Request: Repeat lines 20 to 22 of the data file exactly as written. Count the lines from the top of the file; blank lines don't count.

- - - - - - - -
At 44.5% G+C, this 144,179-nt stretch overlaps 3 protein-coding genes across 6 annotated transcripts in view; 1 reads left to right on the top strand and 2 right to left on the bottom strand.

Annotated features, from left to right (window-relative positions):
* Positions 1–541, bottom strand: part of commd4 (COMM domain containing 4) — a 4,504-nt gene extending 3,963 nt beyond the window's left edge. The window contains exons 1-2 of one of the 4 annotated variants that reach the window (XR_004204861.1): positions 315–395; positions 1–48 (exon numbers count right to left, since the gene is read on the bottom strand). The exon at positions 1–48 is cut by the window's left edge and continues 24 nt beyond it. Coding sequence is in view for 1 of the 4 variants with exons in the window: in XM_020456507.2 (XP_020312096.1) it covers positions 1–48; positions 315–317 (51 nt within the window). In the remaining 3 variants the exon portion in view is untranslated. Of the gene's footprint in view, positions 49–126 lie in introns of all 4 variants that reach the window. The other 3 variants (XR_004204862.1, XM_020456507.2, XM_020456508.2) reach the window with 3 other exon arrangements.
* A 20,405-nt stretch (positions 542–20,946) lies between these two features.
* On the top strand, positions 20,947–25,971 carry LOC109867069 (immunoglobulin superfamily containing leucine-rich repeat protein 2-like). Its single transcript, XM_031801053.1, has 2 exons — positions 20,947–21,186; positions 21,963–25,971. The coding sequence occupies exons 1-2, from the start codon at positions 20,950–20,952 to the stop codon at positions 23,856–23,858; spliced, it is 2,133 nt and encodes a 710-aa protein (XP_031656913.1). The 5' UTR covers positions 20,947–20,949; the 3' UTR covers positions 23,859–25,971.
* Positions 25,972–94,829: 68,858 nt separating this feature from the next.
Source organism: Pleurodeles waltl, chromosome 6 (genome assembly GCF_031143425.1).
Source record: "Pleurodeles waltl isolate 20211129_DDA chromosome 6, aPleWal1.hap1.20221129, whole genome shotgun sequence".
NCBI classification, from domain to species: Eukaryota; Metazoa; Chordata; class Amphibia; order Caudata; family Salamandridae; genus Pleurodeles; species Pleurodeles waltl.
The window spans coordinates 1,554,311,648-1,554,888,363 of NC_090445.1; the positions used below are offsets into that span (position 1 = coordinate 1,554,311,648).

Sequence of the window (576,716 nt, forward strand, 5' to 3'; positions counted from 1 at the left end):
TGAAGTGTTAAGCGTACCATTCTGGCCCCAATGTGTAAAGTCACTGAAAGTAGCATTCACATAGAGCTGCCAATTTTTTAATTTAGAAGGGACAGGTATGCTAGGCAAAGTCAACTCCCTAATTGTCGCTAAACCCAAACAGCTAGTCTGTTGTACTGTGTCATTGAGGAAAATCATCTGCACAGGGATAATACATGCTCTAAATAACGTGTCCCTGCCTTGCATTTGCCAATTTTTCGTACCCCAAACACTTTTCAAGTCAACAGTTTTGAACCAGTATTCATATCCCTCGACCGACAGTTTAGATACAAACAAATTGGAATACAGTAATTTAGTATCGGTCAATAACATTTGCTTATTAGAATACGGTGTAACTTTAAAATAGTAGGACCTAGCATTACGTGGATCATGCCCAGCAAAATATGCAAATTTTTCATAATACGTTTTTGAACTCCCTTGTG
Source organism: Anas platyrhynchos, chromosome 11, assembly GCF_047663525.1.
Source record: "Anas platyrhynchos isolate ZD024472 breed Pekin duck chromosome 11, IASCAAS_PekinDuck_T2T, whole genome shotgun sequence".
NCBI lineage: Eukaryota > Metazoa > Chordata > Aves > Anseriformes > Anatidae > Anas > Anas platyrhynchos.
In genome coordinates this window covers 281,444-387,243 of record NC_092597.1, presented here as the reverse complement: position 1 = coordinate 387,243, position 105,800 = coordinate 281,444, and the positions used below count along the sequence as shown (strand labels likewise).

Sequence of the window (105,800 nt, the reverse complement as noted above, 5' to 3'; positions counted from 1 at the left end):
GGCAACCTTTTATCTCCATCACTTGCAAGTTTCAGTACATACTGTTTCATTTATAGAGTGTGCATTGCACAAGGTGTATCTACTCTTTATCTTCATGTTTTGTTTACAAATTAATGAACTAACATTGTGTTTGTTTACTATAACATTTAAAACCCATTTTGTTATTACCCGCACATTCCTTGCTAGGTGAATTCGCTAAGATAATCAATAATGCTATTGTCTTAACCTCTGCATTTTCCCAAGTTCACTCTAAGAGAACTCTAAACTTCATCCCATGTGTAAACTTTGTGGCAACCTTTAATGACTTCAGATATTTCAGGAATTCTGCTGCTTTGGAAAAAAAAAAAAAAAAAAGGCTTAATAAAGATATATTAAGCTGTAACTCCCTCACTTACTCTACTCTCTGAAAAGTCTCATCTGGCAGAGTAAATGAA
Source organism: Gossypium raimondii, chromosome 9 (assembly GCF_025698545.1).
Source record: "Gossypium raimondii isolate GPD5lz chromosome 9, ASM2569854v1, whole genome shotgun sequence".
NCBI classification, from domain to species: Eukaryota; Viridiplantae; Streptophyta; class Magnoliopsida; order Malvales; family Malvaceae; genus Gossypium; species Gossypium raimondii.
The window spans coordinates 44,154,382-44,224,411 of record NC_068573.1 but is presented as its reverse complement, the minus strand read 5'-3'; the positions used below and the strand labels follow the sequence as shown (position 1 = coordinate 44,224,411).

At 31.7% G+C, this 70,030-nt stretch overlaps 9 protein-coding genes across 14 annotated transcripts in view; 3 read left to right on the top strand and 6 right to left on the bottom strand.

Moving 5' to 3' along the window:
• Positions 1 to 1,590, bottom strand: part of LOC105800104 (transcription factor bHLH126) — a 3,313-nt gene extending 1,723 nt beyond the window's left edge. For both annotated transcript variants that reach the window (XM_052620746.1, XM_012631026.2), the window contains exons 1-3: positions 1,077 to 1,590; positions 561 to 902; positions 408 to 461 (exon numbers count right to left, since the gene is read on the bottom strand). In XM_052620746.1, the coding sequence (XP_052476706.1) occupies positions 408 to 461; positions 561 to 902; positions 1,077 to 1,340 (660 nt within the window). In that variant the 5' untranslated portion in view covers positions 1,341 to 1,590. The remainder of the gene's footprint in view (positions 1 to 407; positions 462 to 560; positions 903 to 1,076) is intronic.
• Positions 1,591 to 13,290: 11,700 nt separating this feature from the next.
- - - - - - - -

Source record: "Gossypium raimondii isolate GPD5lz chromosome 9, ASM2569854v1, whole genome shotgun sequence".
NCBI classification, from domain to species: Eukaryota; Viridiplantae; Streptophyta; class Magnoliopsida; order Malvales; family Malvaceae; genus Gossypium; species Gossypium raimondii.
The window spans coordinates 44,154,382-44,224,411 of record NC_068573.1 but is presented as its reverse complement, the minus strand read 5'-3'; the positions used below and the strand labels follow the sequence as shown (position 1 = coordinate 44,224,411).